Police K9 Dog ‘Apollo’ To Retire After 10 Years of Service

The New Canaan Police Department’s K9 dog, a German Shepherd from Washington state who came here in 2015 to help apprehend suspects, find missing people and sniff out drugs, is set to retire, officials say. Apollo “was deployed numerous times” during his last full year of service, NCPD said in a press release, including one memorable instance where he helped officers find “an individual suffering from a mental episode.”

“This individual had jumped from the second floor of their residence and with the assistance of K9 Apollo and other emergency services the individual was located near a stream,” the press release said. “Recently, K9 Apollo was deployed to a neighboring town, where there was a possible suspect hiding inside someone’s residence while they were away. K9 Apollo successfully located the suspect hidden in the attic of the residence and was taken into custody on scene.”

Fed by local retailer Pet Pantry Warehouse and handled since last year by Officer Sebastian Obando, Apollo joined the department as an 18-month-old. He participated in community events and demonstrations until 2017, when his former handler went on extended medical leave and the animal entered specialized boarding.

New Canaan Police To Outfit Vehicle for K9 Unit

As the New Canaan Police Department works toward getting K9 dog Apollo back in service, town officials this week approved an approximately $10,000 contract with a Danbury-based company to ready a NCPD vehicle. The Board of Selectmen voted 3-0 at its regular meeting Tuesday to approve the contract with Specialty Warning Systems to install K9 equipment in a Ford Interceptor. The existing K9 vehicle is “an old Crown Victoria with well over 100,000 miles on it and the components it has now are basically failing and it’s antiquated and they don’t make the parts for it any more,” Police Capt. Andrew Walsh told the selectmen at the meeting, held at Town Hall. “So we need to replace the parts anyway, so we’re going to use a vehicle that will last longer,” Walsh said. “It’s got about 45,000 miles on it so it will last four or five years.

Police Chief: ‘High Likelihood’ of Drug Possession, Possible Dealing in New Canaan Schools

Getting a drug-sniffing dog access to public schools ranks high among  New Canaan Police Department priorities for this year, Chief Leon Krolikowski said Thursday. Police officials “are hopeful we will be able to get some folks in line” and finalize an agreement with the district so that the department’s K-9 unit can do its work inside schools, Krolikowski said during a budget hearing before the Board of Selectmen.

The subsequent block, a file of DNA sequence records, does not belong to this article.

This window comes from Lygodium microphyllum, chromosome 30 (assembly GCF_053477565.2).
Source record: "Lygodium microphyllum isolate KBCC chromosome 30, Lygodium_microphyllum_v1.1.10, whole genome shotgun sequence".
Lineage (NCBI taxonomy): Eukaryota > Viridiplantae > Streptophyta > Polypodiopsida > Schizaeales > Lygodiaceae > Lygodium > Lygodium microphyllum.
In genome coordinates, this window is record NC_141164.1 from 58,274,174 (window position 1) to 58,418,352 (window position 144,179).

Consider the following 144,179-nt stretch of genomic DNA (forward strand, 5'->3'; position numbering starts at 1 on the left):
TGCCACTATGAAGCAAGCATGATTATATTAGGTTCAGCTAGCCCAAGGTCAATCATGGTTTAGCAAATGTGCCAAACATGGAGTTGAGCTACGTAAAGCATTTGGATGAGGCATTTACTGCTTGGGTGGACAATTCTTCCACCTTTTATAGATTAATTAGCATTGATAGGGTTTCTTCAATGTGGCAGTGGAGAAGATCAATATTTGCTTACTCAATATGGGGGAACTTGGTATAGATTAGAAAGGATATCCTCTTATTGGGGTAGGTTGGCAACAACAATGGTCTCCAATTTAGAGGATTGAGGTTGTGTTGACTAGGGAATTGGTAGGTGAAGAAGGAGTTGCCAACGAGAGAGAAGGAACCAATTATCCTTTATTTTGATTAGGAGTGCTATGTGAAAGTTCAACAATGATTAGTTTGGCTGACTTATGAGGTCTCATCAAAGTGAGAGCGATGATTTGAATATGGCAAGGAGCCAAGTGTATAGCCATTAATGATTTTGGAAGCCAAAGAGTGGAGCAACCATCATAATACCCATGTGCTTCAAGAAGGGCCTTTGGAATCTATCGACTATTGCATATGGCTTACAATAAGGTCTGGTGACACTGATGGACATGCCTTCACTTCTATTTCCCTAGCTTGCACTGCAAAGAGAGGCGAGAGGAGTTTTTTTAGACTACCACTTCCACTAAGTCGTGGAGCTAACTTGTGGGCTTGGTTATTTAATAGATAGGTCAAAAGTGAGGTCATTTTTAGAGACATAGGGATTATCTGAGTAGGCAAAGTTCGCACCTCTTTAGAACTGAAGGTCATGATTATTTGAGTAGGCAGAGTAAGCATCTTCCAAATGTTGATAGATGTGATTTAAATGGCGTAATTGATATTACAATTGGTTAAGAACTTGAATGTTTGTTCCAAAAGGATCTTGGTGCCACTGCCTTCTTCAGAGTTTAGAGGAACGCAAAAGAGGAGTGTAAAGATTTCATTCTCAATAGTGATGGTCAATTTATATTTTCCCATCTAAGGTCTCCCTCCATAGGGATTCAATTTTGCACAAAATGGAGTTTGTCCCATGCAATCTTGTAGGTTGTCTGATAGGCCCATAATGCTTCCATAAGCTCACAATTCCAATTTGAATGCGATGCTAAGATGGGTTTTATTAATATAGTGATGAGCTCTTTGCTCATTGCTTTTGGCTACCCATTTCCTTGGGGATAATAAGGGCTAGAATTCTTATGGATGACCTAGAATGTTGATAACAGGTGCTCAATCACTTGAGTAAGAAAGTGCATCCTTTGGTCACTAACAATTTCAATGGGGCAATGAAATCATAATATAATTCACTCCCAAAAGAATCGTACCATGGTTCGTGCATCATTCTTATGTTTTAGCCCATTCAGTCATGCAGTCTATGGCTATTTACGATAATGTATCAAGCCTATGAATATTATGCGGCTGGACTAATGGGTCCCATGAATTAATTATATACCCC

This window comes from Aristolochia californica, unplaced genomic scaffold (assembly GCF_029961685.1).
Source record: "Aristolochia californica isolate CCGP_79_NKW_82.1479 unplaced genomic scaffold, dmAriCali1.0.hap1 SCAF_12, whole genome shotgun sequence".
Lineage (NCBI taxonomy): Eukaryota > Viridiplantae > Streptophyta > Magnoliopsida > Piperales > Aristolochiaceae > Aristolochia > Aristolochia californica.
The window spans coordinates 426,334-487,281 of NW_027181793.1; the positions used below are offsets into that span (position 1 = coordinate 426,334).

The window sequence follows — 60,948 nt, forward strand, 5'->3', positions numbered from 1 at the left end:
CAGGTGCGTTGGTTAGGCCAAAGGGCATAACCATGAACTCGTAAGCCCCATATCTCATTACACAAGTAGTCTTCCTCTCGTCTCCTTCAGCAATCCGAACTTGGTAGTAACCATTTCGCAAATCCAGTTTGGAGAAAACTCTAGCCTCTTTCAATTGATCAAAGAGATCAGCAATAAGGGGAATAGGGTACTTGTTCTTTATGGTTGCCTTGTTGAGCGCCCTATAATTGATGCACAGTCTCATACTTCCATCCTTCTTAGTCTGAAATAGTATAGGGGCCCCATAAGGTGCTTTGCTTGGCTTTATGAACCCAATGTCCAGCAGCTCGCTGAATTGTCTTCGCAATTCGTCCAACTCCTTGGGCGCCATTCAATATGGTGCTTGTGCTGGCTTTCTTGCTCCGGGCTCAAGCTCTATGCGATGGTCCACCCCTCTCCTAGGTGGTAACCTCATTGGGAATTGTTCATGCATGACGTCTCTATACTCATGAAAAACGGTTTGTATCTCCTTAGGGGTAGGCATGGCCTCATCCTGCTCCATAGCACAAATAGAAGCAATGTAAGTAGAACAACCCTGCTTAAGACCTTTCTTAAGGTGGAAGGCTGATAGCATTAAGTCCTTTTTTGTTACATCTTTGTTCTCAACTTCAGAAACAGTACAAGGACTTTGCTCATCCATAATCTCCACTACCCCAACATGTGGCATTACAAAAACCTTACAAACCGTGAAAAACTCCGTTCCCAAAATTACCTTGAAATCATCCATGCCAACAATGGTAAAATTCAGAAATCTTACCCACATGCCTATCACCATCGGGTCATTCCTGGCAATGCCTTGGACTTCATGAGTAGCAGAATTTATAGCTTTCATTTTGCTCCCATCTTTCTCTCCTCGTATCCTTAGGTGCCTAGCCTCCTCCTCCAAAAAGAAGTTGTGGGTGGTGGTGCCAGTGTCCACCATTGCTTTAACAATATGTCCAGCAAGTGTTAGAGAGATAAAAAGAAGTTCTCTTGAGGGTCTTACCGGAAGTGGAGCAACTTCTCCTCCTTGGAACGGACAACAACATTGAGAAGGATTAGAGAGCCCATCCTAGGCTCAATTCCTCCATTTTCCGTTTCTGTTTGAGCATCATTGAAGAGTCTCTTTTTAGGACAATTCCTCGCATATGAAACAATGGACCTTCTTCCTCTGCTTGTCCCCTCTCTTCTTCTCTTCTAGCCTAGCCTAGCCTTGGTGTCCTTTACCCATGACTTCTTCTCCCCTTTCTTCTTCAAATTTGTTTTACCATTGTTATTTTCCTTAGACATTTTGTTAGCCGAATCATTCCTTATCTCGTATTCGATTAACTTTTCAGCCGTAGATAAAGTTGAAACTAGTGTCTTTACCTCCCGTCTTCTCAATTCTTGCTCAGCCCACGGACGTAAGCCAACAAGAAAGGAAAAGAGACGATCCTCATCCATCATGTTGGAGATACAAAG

“Because we do know as we sit here today that there’s a high likelihood that there are some kids in the school in possession of drugs and maybe distributing it,” Krolikowski said during the Board’s regular meeting, held at Town Hall. “And what are we going to do as a town to prevent that from happening and frankly make our kids safer?”

Asked by Selectman Nick Williams where New Canaan is in the process, Krolikowski said “stalled.”

“It’s been tabled, I believe, by the superintendent and Board of Education,” he said. “It’s been a years-long effort to try to move that along and we are login to continue to do that and be a little bit more aggressive in trying to push that along. Get something in place that we are at least comfortable with.

‘We Do Not Want To Permanently Damage Kids That Make Mistakes’: Board of Ed Balks at Allowing K-9 Police Dogs in Schools

Saying they need more information and time to reflect on what would follow from allowing a police K-9 dog to search for narcotics in New Canaan schools, members of the Board of Education on Monday night decided to forgo voting on a new policy that would introduce the practice. Even if authorization from school administrators was required for K-9 searches of lockers or other areas, allowing them “has the potential to change kids’ lives,” according to Board of Ed Chair Dionna Carlson. 

“It is an important thing,” she said during the board’s regular meeting, held in the Wagner Room at New Canaan High School. “We all agree we want drug-free schools. But I think it is also an important thing to say that we have hired experts in their field to deal with kids in crisis. And so we want to do the right thing to keep our schools drug-free, but we also do not want to permanently damage kids that make mistakes.